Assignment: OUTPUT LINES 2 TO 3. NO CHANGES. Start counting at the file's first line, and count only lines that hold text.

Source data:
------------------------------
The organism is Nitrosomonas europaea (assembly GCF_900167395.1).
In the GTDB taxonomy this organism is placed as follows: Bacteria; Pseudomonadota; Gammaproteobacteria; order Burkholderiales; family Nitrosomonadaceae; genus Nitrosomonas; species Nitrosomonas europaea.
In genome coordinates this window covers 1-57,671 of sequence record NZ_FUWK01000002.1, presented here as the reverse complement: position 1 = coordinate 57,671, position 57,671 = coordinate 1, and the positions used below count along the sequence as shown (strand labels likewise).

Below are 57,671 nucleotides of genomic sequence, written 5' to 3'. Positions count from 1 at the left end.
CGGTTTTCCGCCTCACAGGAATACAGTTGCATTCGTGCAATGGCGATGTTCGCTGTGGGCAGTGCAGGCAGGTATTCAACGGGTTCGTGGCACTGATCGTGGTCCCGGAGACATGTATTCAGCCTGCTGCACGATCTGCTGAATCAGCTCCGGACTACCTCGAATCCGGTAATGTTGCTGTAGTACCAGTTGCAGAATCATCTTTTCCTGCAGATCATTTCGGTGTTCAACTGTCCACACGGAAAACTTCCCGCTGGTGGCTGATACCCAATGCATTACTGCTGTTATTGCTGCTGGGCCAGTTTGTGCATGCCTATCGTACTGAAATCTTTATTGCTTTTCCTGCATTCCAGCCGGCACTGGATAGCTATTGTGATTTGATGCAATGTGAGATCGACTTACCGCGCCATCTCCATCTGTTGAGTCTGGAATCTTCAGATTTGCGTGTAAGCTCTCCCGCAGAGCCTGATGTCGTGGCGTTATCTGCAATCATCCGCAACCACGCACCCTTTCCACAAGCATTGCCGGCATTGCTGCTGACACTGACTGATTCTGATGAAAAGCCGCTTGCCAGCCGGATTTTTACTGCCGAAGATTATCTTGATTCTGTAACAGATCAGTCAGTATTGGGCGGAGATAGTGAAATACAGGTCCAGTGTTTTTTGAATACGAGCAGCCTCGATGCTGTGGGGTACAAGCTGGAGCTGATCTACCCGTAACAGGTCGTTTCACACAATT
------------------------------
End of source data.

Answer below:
In the GTDB taxonomy this organism is placed as follows: Bacteria; Pseudomonadota; Gammaproteobacteria; order Burkholderiales; family Nitrosomonadaceae; genus Nitrosomonas; species Nitrosomonas europaea.
In genome coordinates this window covers 1-57,671 of sequence record NZ_FUWK01000002.1, presented here as the reverse complement: position 1 = coordinate 57,671, position 57,671 = coordinate 1, and the positions used below count along the sequence as shown (strand labels likewise).